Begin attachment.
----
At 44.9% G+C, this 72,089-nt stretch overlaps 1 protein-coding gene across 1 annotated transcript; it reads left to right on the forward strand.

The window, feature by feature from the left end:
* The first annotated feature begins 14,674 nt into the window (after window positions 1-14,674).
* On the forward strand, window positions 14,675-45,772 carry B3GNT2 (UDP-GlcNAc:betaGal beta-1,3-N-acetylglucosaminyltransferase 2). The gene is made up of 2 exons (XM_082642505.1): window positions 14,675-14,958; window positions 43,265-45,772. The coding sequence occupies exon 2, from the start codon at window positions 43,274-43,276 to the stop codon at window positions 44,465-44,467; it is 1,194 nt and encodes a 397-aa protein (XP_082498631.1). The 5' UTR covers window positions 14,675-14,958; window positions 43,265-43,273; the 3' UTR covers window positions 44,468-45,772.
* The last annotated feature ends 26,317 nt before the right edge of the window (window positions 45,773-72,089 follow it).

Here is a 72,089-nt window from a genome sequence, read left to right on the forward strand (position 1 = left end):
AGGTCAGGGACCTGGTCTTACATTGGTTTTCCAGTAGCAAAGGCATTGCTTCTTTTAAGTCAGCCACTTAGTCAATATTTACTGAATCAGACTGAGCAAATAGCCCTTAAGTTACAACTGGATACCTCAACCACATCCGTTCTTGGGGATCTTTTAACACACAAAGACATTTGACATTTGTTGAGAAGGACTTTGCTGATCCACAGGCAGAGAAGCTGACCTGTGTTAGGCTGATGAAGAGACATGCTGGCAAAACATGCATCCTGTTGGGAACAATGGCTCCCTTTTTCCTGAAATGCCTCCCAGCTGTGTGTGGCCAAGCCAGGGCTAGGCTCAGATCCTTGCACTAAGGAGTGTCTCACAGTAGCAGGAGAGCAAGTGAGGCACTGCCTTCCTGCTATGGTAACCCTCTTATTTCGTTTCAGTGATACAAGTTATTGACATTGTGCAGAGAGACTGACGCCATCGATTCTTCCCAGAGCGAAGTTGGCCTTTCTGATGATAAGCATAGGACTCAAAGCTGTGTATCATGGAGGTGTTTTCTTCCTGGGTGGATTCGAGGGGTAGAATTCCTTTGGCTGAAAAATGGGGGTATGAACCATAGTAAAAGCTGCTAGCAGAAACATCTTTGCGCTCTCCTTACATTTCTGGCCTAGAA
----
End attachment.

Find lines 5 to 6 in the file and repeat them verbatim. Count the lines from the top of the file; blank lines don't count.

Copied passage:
* The last annotated feature ends 26,317 nt before the right edge of the window (window positions 45,773-72,089 follow it).

Here is a 72,089-nt window from a genome sequence, read left to right on the forward strand (position 1 = left end):